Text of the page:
LandCorp has initiated a two-year seed collection program at Montario Quarter to enhance the revegetation program for the Woodland Precinct;
Environmental consultants have been employed to collect seeds from native species across the site;
The seeds collected will ensure the best possible revegetation outcome for area.
LandCorp has initiated a two-year seed collection and weed control program as a key element of its extensive bushland revegetation plans for Montario Quarter.
Landscape architects Urbis and environmental managers Natural Area have been employed to collect seeds from native species across the site.
John Hackett, LandCorp’s General Manager Metropolitan said the aim of the program is to ensure the restoration of the natural integrity of the local bush in retained areas.
“Collection began in January and we are steadily building a comprehensive array of seeds from all native species in the local undergrowth and trees,” Mr Hackett said.
“Using local seed stock to grow native plants will give us the best possible revegetation outcome and also ensure that the local fauna will continue to flourish in the area.”
A spokesperson from Urbis said that once completed the revegetation program will increase the quality of retained bushland across the site through supplementary bushland planting.
“Works will also increase the overall tree canopy coverage providing shade and amenity whilst strongly supporting local biodiversity and ecology.”
“Our collective aim is to improve areas of ‘good’ vegetation to ‘very good’ and ‘degraded areas’ to ‘good’ as classified by environmental assessment. Our first step towards this is seed collection to ensure local provenance of species and weed control to ensure best success.”
Mr Hackett said that ensuring that the retained bushland was of a high quality is a central aspect of LandCorp’s overall vision for Montario Quarter.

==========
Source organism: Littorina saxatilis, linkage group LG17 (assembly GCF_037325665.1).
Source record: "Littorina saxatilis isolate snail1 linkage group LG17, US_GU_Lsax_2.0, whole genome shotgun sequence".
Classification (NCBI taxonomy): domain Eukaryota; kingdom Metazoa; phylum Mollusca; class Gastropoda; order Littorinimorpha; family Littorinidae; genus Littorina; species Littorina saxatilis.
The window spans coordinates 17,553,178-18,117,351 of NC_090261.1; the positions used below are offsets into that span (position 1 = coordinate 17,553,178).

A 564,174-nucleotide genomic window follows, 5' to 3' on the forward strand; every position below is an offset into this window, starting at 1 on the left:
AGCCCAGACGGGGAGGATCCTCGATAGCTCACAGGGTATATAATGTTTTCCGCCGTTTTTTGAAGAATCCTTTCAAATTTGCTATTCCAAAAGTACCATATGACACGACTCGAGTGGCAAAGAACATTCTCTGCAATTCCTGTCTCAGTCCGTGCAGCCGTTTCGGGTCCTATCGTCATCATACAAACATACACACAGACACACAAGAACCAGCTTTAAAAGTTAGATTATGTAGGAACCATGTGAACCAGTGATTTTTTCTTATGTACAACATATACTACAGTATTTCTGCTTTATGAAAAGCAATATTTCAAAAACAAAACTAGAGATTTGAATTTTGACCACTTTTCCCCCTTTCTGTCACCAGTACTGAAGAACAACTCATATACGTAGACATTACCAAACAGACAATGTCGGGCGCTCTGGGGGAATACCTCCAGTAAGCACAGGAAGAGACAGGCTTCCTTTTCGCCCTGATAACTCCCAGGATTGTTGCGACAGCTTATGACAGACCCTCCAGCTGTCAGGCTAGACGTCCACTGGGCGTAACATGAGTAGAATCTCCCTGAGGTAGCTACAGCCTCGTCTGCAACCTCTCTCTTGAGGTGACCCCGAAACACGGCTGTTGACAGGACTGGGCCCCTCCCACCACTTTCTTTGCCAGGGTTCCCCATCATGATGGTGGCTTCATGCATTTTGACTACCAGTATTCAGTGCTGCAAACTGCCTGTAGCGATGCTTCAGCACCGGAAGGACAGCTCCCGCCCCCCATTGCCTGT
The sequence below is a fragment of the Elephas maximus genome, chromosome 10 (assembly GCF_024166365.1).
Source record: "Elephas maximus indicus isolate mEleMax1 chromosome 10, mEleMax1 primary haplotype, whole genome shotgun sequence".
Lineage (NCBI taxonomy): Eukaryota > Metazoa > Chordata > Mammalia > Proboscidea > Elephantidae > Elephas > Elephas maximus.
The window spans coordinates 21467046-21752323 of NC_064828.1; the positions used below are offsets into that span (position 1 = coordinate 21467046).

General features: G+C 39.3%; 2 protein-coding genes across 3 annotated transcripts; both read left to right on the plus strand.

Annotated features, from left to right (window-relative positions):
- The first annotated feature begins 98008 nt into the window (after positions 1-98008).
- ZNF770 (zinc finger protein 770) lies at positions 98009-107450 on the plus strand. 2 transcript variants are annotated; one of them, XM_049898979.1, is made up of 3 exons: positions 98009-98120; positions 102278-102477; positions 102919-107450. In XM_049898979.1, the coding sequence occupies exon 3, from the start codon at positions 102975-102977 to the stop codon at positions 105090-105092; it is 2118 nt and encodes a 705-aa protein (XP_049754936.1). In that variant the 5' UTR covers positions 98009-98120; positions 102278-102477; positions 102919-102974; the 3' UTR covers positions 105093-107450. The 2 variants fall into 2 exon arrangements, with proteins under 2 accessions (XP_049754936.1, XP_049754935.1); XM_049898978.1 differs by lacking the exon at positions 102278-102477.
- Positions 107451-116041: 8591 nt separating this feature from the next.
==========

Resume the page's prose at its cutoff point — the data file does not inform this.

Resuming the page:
“In addition to the seed collection program, we expect to plant approximately 150 new trees in the Woodland Precinct alone which is more than the number of trees we are planning on removing.”
“The trees planted will be primarily cockatoo-friendly species of jarrah, tuart and marri.”
Mr Hackett said that ensuring the protection of the local fauna while also providing housing options has been a key consideration in the planning of the estate.
“The surveys conducted have identified 29 trees on site that were potential habitats for black cockatoos – though none were found to contain nests”.
“Of these 29 trees, less than five will be removed as part of the necessary bush fire regulation clearing.”
Mr Hackett said that large areas of the Woodland Precinct are currently degraded, with significant amounts of weeds present.
“A weed management program has been initiated to improve the quality of the vegetation in the Woodland Precinct. This area has already started to show improvement as a result of this program.”
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